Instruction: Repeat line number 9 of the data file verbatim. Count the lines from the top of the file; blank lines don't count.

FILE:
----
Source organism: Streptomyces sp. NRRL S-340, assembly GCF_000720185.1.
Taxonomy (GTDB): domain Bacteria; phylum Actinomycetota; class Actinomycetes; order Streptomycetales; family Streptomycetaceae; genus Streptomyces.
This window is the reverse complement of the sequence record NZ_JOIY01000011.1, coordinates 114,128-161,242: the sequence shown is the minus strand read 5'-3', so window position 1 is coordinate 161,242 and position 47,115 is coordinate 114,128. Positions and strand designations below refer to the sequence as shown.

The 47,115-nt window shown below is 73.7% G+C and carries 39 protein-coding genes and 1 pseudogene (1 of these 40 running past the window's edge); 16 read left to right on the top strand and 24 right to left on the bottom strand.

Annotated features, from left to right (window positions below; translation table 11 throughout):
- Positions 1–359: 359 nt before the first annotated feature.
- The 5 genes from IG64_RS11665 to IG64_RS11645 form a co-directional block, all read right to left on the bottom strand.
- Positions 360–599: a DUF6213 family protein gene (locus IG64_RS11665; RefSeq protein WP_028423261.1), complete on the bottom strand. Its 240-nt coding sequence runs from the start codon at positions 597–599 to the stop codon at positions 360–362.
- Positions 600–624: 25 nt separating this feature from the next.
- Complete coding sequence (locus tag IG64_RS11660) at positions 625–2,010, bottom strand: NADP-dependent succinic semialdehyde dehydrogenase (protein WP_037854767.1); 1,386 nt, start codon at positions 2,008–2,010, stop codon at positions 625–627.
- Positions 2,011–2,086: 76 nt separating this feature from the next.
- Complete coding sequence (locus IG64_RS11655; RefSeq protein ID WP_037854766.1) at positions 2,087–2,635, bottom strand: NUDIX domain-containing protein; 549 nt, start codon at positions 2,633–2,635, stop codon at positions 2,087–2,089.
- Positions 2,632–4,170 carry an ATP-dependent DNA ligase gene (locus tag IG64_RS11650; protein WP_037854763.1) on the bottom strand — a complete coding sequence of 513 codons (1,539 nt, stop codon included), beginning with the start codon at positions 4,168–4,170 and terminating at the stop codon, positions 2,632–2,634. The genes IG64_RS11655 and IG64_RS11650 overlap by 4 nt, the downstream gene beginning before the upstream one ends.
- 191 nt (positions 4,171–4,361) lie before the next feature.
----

- Positions 600–624: 25 nt separating this feature from the next.